Printable Version
Pronunciation: su-pêr-kre-ni-ah-lê-kwi Hear it!

Part of Speech: Noun

Meaning: Talking over someone's head, talking above their level of comprehension.

Notes: This supernew word is a prolific one. In the short span of its life it has propagated a noun, supercranioloquacity, and an adjective, supercranioloquial, from which we have yet another noun, supercranioloquialness. The verb, supercranioloquialize, meaning "to talk over the heads of others". (If you have any doubts about the authenticity of this word, read to the end of this entry.)

In Play: Supercranioloquy may be totally unintentional: "Professor Wormser-Goode's lecture to his audience of high school students was total supercranioloquy ." Supercranioloquy can be intentional on the listener's part: "Heide Ho's admonition to her children about keeping their rooms clean went supercranioloquial."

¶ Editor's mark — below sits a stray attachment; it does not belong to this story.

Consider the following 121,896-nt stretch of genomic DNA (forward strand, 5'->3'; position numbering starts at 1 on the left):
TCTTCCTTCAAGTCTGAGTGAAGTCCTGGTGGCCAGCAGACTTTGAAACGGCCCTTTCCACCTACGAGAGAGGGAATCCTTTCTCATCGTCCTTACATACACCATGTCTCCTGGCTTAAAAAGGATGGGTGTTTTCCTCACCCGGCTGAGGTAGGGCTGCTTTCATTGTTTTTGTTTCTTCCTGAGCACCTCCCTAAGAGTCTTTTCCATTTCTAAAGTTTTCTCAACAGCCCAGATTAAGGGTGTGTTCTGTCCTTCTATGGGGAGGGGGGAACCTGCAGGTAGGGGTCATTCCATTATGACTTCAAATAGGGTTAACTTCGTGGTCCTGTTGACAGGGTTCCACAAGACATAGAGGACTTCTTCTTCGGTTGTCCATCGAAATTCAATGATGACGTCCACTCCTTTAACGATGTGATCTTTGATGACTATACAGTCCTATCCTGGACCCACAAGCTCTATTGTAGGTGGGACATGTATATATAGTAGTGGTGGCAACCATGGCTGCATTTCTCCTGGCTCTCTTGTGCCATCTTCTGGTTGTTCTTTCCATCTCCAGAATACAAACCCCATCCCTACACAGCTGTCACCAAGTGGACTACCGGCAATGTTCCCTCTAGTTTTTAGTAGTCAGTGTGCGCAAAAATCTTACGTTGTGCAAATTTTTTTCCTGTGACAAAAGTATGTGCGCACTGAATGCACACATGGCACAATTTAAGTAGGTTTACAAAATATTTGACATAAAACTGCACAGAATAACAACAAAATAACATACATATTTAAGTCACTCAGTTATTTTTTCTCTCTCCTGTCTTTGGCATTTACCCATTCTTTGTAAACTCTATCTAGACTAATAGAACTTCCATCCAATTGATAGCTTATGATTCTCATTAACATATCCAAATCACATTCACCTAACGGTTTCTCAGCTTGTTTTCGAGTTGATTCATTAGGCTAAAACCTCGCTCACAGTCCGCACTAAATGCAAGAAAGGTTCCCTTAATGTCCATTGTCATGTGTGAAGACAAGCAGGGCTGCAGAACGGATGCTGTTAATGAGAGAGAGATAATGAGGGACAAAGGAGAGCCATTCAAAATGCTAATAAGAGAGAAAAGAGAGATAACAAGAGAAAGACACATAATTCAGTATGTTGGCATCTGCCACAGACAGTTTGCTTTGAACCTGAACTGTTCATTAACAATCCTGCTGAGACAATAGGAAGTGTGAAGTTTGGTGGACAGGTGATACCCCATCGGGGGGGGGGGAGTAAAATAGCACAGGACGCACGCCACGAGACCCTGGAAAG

Word History: Today's special Good Word is made up of Latin words: super "over, above" + crani- "skull" + loqui "to speak". Latin super is apparently a reduction of the combination sub + uper, the latter from PIE uper "over, above", which also turned up in Greek hyper, Sanskrit upari "over, above", English over, and German über "over, above". Cranium came from PIE ker-/kor- "horn, head", source also of English horn, Greek karis "shrimp, prawn", and and Latin cornu, as in cornucopia. Without the vowel we find remnants of it in English crab, German Krabbe "crab" and Greek kraggon "crab". Finally, loqui comes from PIE tolkw- "to speak", origin also of English talk and Russian tolk "sense" and tolkovat' "to interpret". (Today's Good Word was a work of the imagination of Dr. April Phule, professor of pseudolinguistics at Scroo University. right here in New Monia, Pennsylvania.)

Dr. Goodword,

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